The plot of Two Rode Together finds Stewart’s McCabe enlisted by old friend and army lieutenant Jim Gary (Richard Widmark) to assist in the trading of guns in exchange for hostages being held by the Comanche. The mission is in response to growing pressure from relatives of the captives, many of whom haven’t seen their hijacked loved ones in over a decade. But while the trade off doesn’t pose too many problems, the reintegration of those who have only ever known the Comanche way of life proves more difficult. Also complicating matters are Gary’s budding romance with Marty (Shirley Jones), the sister of one of the captives who blames herself for his plight, the devious Harry Wringle (Willis Bouchey), with whom McCabe makes a monstrous deal to deceive his wife, and the growing insanity of a woman obsessed with the safe return of her son.
As Two Rode Together began, I felt like I was about to get exactly the sort of easy-going, adventurous western I was in the mood for that particular morning. The early scenes of McCabe sat with his feet up (a la Henry Ford’s Wyatt Earp in John Ford’s earlier My Darling Clementine), drinking beer, smoking a cigar and trading wisecracks with Gary are handled with a lightness of touch which suggests we’re about to see a comedy. As the action moves into the saloon, the light-heartedness continues and the viewer is also hit by the full force of the Technicolor cinematography I was also yearning for. The red curtains that hang in the background are particularly striking but herein lies the clue to where the film’s predominant visual style is headed. Dangling in an archway, the curtains make the background look like a proscenium and as the action moves from the town to the army camp, this visual metaphor becomes appropriate. The sets look sometimes distractingly phoney and this is only occasionally offset by the use of locations as the characters ride between encampments. On these occasions, the clouds hang heavy in the sky, signifying the film’s shift in tone from light jocularity to hefty meditations on identity and racism. It is an appropriate and deftly handled change in style and yet in some scenes, like the jumbled fight between Gary and two townspeople, the direction seems half-hearted or fumbled. This scene attempts to combine moments of high drama, action and goofy comedy and its failure to do so effectively is mirrored in the patchily shadowed image which obscures details of the action.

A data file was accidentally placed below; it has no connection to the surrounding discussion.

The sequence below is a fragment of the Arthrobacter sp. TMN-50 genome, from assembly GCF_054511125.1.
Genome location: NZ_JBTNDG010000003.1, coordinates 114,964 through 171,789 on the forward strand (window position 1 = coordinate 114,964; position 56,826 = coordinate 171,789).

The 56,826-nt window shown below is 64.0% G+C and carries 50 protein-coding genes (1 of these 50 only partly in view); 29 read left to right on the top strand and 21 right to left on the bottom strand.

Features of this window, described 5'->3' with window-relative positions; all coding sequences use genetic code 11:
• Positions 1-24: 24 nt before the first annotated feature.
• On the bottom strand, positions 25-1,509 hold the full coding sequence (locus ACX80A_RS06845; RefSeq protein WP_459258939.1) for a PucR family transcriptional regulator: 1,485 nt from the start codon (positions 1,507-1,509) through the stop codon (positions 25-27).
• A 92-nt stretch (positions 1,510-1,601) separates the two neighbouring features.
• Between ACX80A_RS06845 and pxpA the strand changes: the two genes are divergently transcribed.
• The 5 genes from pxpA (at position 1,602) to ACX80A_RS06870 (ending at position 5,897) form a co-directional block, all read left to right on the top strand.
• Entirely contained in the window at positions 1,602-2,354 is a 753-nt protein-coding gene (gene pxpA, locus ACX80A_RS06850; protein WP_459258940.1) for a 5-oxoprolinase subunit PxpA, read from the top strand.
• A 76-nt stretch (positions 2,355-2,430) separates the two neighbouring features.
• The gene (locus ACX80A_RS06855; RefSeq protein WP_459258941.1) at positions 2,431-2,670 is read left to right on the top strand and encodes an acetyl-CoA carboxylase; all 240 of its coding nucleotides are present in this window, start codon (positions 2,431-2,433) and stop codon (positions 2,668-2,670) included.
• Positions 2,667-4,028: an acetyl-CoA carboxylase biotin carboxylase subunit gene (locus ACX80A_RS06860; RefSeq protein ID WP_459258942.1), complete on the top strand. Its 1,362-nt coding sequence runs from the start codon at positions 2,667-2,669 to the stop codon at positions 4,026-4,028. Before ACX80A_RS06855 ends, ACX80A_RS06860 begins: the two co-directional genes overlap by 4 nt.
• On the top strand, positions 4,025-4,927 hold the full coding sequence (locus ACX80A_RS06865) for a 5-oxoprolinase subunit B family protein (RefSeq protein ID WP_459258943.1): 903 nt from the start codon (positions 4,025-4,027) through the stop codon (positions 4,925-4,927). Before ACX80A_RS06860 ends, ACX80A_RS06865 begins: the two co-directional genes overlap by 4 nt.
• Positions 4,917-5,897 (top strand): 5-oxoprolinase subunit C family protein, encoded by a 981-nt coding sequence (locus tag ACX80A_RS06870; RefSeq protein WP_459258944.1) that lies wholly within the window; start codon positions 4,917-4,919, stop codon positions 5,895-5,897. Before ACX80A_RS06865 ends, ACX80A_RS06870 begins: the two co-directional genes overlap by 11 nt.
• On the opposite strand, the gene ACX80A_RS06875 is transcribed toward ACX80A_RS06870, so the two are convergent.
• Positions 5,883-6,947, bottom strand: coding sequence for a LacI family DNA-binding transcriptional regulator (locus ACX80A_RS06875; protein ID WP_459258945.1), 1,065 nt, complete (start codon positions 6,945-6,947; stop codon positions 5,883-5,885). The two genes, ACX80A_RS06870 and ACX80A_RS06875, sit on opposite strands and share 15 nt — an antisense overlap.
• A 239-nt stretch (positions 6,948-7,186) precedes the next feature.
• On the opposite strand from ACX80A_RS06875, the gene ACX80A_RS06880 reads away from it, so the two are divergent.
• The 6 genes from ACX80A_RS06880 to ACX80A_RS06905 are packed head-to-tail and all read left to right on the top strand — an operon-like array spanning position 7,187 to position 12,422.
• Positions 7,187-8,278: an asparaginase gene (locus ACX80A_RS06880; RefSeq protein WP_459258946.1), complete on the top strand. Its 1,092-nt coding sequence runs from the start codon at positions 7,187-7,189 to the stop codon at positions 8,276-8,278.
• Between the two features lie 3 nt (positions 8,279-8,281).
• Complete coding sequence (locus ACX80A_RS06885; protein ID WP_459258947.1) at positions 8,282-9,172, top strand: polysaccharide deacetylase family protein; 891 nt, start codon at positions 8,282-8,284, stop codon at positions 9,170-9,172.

Two Rode Together’s occasional inability to comfortably blend its tones is exacerbated by characters whose emotional journeys sometimes seem inexplicable. Sadly, it is Stewart’s McCabe who is the worst offender here, as his initially compelling mixture of bigotry, greed, selfishness and charm give way to an unearned third act shift towards more conventional heroism. When he lectures a room filled with people because they won’t accept Linda Cristal’s former hostage Elena into their society, it’s as if he’s been a lifelong advocate of liberalism rather than the man who earlier told a young woman that her brother, having lived with the Comanche for so long, would probably try to rape her. There is also a strange narrative imbalance in the extremes of the relatively receptive Elena and the hostile and dangerous Running Wolf, whose reintegration goes less than smoothly and ends on a tragic note that the narrative then seems to just brush aside in favour of an awkward return to the light tone of the opening scenes. They may act as neat bookends if you don’t give it much thought but take a closer look and the books between are a cock-eyed, dog-eared jumble.